This post is a follow up to The Right App after some lovely feedback comments – so thank you. This post is about providing some language apps that I feel meet the neuroscience principles.
This app was developed for primary school students. This app works on developing a student’s ability to construct grammatically and semantically correct sentences. It is important to note that students need to be literate for this app. I feel this app meets the neuroscience principles as;
- It has 3 levels of sentence complexity, therefore it is adaptive
- Within each level there are multiple repetitions of grammatical structures (such as pronouns), also after correctly completing each sentence it says the sentence aloud, providing repetition
- After each sentence there is a visual and auditory reward such as a cartoon dog saying “great job”
- It is a novelactivity as it is a different way to target sentence structure and involves the visual, tactile and auditory systems
- It does not provide specific feedback such as “have a look at your pronouns” but does provide positive feedback “try again”
This app was developed by Super Duper® Publications to help students learn how to ask and answer a variety of WH questions. This app targets who, what, where, when and why. Once again for this app it is best if the student is literate, however there is the option of having each question read aloud. I feel this app meets the neuroscience principles as;
- There are four different activities that target each question type in multiple choice and matching exercises which is novel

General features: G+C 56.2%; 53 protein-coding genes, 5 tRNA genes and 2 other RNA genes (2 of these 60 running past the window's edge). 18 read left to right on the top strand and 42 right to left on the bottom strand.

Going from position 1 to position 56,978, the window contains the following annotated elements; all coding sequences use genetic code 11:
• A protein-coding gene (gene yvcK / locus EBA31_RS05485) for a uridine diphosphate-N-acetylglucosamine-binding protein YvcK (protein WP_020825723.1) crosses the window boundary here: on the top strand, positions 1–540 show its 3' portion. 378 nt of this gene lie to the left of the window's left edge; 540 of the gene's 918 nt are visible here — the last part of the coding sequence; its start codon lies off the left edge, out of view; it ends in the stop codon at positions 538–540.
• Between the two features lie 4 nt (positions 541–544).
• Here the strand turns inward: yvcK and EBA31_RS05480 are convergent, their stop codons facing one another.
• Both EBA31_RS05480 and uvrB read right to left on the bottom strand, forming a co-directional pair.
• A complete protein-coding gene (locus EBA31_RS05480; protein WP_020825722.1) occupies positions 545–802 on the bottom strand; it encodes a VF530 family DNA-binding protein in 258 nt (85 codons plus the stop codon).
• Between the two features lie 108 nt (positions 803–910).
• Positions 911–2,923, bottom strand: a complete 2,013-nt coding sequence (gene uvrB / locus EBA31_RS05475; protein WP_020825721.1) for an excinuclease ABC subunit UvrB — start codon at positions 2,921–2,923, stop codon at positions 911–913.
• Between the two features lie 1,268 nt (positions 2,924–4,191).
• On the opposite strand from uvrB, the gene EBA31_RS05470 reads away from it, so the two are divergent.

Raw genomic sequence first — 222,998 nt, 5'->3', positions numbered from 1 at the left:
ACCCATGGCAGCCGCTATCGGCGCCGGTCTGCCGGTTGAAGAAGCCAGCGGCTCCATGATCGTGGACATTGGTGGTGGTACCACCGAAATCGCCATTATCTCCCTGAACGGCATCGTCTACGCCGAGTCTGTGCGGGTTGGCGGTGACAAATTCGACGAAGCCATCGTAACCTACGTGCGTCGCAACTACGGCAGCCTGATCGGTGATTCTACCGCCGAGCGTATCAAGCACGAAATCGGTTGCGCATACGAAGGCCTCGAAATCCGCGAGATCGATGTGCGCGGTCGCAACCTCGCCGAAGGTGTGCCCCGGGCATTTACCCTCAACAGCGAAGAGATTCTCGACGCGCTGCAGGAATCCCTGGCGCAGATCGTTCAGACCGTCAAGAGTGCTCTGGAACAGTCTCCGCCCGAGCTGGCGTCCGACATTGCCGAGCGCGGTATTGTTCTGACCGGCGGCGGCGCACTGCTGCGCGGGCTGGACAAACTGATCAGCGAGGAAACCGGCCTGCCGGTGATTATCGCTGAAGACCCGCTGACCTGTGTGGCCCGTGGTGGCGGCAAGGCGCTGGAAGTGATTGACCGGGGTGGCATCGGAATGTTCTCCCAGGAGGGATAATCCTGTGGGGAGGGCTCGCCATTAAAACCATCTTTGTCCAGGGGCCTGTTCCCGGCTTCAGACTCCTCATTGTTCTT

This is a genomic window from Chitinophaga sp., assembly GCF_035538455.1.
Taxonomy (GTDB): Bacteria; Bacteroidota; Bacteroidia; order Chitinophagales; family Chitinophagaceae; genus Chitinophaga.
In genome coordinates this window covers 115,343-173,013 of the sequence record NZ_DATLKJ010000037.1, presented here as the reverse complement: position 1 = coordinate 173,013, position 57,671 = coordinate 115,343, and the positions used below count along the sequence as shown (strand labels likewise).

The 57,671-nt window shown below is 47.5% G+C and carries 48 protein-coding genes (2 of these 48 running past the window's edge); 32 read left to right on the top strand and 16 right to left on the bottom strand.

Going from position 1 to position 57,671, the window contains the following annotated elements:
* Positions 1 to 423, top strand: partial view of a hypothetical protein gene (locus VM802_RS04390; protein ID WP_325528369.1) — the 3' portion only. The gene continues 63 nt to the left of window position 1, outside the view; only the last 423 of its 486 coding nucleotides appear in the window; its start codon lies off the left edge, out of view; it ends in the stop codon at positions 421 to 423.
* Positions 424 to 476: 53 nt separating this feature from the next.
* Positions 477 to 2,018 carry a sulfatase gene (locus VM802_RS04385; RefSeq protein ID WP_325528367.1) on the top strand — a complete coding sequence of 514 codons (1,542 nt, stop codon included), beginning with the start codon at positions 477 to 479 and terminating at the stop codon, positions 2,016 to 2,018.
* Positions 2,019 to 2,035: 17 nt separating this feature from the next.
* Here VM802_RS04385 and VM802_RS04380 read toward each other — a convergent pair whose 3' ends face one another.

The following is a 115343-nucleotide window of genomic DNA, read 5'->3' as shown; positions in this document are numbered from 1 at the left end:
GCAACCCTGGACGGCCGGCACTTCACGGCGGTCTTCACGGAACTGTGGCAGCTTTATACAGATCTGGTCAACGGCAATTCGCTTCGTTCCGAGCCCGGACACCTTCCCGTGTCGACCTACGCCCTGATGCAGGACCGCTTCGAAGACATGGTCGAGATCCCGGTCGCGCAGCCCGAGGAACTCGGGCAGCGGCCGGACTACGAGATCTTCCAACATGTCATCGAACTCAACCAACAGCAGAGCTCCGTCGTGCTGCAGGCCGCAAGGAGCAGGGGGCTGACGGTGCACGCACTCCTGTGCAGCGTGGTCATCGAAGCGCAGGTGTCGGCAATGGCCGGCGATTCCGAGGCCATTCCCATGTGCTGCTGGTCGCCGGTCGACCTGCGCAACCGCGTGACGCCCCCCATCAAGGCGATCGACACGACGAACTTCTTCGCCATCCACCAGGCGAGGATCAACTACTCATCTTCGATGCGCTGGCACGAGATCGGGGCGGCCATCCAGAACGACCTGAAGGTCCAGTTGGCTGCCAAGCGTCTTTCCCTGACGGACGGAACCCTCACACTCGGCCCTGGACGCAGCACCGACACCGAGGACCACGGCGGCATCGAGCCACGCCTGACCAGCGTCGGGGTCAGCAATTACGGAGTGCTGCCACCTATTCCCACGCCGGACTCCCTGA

- It provides tonal feedbackfor both correct and incorrect response, although this is not specific feedback, it does give some feedback so that a student could complete this task independently.
- It provides a visual and tonal rewardafter each exercise is completed, for example after completing a matching exercise a dragon comes onto the screen and blows the cards away
Sequencing with Milo is a lovely engaging app that teaches short, three part sequences, such as getting dressed or baking a cake. It meets the following neuroscience principles;
- Novel – not only is there a lovely little mouse acting out the sequences, at the completion of every sequence you can play a video of the sequence
- Feedback – through tones a student is informed of correct/incorrect sequencing
- Reward – after completing the sequence the student is provided with a video of the sequence as a reward, as well as some lovely motivation from Milo the mouse “ta dah”
I love this app! You can use it for multiple purposes; conversational tasks where you talk about the picture and what you are making, following instruction tasks or a vocabulary building exercise. It meets some of these neuroscience principles of learning;
- It is highly novel, there are bubbles popping in the ocean, animals moving and, sound effects. This app involves the senses; tactile, visual and auditory
- It is rewarding as after completing the task, such as following the instructions, the student can press the play button and watch the animations move across the screen
Category Carousel is an app that I use to help develop a student’s vocabulary. Vocabulary is a vital skill as it is the core component of language and comprehension. I believe it meets those all-important neuroscience principles of learning as;
- It provides audio correction (feedback) and reinforcement such as “super, you’re right, excellent” or “try again, sorry, nope”
- It is adaptive as you can teach multiple categories individually or simultaneously, as well as focus specifically on sub categories
- Category Carousel provides aural labels and sounds effects which are novel and engaging
- Finally the sound effects provide a reward-driven learning experience for the student, which will help them remain engaged and maintain the information they have learnt, strengthening those brain pathways
I will be doing some follow up posts with different apps that I use to work on social skills, literacy, communication and behaviour – so stay tuned!